Monday, 25 April 2011

Project: Points

Points are described as being the most fundamental design element in a photograph.  This ranges from a single point and how it is positioned within the frame through to multiple points and the relationships between them. In the first exercise I am looking at single points as a design element and in the first instance, looking at some of my photographs which I had taken prior to this course.

So, what might constitute a point?  My thoughts on this are that probably anything might constitute a point; its the relationship between the subject and the frame or the "whole" which determines whether something is a point. In the course notes, the example of a stone barn is clearly large, but its the relationship between it the rest of the frame which makes it a "point".

Some easily definable points:
  • a "point" source of light - the sun at sunrise or sunset or a light bulb or a church window;
  • a point by virtue of colour contrast, where a small part of the image is in a contrasting colour to the rest;
  • duck/s in a pond.  There might be multiple objects, but in a close group, which become a point due to the relationship between them and the overall image;
  • as in the text, a boat on the sea;
  • a detail, such as a keyhole in a door.
I found that the more I thought about this, the wider the scope of the definition of a point.

The project calls for a review of some prior images, so I searched some of my collection and selected the images shown below:

Barcelona Square ISO 200 35mm f20 1/160

In the first of these images which I selected the point is a couple sitting on some steps in the square.  The eye is immediately drawn to the two people, helped also by the diagonals created by the pavement.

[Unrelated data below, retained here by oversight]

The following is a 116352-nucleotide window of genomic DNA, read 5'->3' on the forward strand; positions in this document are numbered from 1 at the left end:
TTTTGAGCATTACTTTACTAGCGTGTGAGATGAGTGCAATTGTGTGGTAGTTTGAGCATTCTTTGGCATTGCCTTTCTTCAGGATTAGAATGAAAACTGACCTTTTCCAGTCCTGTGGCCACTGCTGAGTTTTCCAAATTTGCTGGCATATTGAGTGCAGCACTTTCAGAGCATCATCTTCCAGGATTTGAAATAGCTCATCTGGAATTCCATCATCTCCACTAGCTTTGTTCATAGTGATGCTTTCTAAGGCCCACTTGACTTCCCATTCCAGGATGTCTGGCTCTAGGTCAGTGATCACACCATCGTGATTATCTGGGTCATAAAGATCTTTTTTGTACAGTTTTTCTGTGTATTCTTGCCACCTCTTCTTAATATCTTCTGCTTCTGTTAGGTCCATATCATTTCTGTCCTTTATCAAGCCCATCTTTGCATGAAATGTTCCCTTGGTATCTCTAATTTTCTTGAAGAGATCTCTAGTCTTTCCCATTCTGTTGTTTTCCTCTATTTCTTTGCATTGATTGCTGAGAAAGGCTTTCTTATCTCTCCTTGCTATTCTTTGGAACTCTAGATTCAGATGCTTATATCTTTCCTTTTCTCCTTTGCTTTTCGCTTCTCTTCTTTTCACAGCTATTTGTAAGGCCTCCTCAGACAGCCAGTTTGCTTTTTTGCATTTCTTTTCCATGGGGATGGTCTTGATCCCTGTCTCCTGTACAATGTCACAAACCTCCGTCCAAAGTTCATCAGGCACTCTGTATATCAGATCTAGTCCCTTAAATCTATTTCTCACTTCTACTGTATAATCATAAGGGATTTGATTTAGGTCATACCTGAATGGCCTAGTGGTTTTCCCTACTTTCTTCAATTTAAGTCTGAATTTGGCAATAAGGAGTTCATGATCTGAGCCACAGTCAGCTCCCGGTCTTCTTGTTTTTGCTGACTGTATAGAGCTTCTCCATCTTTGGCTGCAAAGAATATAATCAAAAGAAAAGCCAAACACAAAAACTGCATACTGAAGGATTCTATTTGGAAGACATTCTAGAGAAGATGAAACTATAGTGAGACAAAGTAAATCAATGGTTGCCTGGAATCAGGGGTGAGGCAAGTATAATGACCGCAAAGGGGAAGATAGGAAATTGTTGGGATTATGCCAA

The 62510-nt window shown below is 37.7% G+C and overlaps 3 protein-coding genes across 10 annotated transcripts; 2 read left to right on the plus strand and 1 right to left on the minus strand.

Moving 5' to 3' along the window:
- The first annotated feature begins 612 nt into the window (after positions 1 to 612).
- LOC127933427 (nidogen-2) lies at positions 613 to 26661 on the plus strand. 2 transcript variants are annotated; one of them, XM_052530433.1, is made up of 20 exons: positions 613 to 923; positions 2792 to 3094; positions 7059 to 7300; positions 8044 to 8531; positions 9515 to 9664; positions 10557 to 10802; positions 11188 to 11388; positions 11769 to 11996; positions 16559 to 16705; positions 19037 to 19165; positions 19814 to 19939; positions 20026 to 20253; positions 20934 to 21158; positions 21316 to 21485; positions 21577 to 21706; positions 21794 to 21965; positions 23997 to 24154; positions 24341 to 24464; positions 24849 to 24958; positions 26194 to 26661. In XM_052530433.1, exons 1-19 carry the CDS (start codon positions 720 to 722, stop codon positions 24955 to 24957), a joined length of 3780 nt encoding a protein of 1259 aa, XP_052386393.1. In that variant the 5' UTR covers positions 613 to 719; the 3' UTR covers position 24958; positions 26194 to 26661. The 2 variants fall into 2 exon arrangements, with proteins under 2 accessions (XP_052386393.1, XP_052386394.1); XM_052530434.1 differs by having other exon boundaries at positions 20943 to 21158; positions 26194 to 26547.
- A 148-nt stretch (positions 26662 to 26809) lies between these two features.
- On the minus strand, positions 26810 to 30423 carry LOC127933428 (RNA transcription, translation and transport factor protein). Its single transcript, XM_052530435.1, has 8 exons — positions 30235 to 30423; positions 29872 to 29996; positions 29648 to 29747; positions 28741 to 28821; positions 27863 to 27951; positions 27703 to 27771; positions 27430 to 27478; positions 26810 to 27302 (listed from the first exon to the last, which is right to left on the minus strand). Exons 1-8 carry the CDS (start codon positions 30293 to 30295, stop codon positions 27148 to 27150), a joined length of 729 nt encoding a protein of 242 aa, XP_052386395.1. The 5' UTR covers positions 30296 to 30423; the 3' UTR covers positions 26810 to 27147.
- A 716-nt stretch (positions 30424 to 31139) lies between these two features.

Beach:  ISO 200 50mm f18 1/160
Here I was drawn by the lady in the bright pink blouse with her child.  She stood out for me and this is the image which resulted.  The eye is drawn to the subject and helped again by the tyre marks in the sand which lead the viewers eyes to that point.  Being close to the edge of the frame seems to strengthen that "pull" towards the subject.

Chicago wall:  ISO 400 28mm f9 1/250
 This is a portion of a very large wall - being the side of a typical old Chicago building.  The large poster, which seems small in the image, immediately draws the eye.  Some of the structural detail in the wall is very linear and this helps in drawing the eye to the poster.

Castle chess:  ISO 200 85mm f16 1/160
 Taken in the grounds of Framlingham Castle was this giant chess set.  I had considered several different positions for this, but this one was the most successful.  Even though there is a square patch of grass in the way of the natural eye movement to the chess set, the high contrast black and white of the chess set overcomes that hurdle and provides a strong focus.

Bangkok window cleaners:  ISO 200 300mm f14 1/125
 In this image, the "point" is in the top left and just happens to be at an intersection of different lines in the structure of the building.  The positioning towards the edge of the frame, really seems to draw the eye strongly towards it creating a dynamic in what otherwise would be a pretty static composition.

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